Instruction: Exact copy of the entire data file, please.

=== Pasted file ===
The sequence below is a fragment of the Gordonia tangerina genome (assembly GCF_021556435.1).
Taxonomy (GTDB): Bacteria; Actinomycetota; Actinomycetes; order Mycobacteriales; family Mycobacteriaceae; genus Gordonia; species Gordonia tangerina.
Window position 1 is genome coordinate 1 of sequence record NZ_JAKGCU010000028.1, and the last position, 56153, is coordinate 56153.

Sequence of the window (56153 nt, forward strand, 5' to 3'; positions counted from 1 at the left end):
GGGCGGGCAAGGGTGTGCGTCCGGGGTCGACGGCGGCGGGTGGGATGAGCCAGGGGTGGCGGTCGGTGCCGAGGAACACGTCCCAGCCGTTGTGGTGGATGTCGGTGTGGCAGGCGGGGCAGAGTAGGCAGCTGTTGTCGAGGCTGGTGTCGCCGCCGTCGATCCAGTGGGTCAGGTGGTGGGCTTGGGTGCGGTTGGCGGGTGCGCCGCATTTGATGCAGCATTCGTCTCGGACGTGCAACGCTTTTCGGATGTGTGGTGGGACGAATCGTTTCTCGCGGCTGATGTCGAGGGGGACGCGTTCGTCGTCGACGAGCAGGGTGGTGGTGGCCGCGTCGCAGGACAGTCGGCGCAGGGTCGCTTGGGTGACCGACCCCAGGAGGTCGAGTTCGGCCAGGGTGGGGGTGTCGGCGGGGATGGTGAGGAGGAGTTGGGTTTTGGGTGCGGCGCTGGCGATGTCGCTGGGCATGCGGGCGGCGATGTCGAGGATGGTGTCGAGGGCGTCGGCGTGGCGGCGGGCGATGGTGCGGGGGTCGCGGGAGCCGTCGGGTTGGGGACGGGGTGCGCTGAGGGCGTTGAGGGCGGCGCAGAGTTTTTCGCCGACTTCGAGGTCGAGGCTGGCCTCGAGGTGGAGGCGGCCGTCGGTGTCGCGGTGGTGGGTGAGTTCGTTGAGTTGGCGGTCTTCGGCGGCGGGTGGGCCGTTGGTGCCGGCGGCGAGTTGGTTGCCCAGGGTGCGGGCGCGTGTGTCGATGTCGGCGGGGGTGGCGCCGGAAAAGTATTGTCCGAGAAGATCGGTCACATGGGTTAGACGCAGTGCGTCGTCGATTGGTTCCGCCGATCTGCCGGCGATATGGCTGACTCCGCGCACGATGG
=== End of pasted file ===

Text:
The sequence below is a fragment of the Gordonia tangerina genome (assembly GCF_021556435.1).
Taxonomy (GTDB): Bacteria; Actinomycetota; Actinomycetes; order Mycobacteriales; family Mycobacteriaceae; genus Gordonia; species Gordonia tangerina.
Window position 1 is genome coordinate 1 of sequence record NZ_JAKGCU010000028.1, and the last position, 56153, is coordinate 56153.

Sequence of the window (56153 nt, forward strand, 5' to 3'; positions counted from 1 at the left end):
GGGCGGGCAAGGGTGTGCGTCCGGGGTCGACGGCGGCGGGTGGGATGAGCCAGGGGTGGCGGTCGGTGCCGAGGAACACGTCCCAGCCGTTGTGGTGGATGTCGGTGTGGCAGGCGGGGCAGAGTAGGCAGCTGTTGTCGAGGCTGGTGTCGCCGCCGTCGATCCAGTGGGTCAGGTGGTGGGCTTGGGTGCGGTTGGCGGGTGCGCCGCATTTGATGCAGCATTCGTCTCGGACGTGCAACGCTTTTCGGATGTGTGGTGGGACGAATCGTTTCTCGCGGCTGATGTCGAGGGGGACGCGTTCGTCGTCGACGAGCAGGGTGGTGGTGGCCGCGTCGCAGGACAGTCGGCGCAGGGTCGCTTGGGTGACCGACCCCAGGAGGTCGAGTTCGGCCAGGGTGGGGGTGTCGGCGGGGATGGTGAGGAGGAGTTGGGTTTTGGGTGCGGCGCTGGCGATGTCGCTGGGCATGCGGGCGGCGATGTCGAGGATGGTGTCGAGGGCGTCGGCGTGGCGGCGGGCGATGGTGCGGGGGTCGCGGGAGCCGTCGGGTTGGGGACGGGGTGCGCTGAGGGCGTTGAGGGCGGCGCAGAGTTTTTCGCCGACTTCGAGGTCGAGGCTGGCCTCGAGGTGGAGGCGGCCGTCGGTGTCGCGGTGGTGGGTGAGTTCGTTGAGTTGGCGGTCTTCGGCGGCGGGTGGGCCGTTGGTGCCGGCGGCGAGTTGGTTGCCCAGGGTGCGGGCGCGTGTGTCGATGTCGGCGGGGGTGGCGCCGGAAAAGTATTGTCCGAGAAGATCGGTCACATGGGTTAGACGCAGTGCGTCGTCGATTGGTTCCGCCGATCTGCCGGCGATATGGCTGACTCCGCGCACGATGG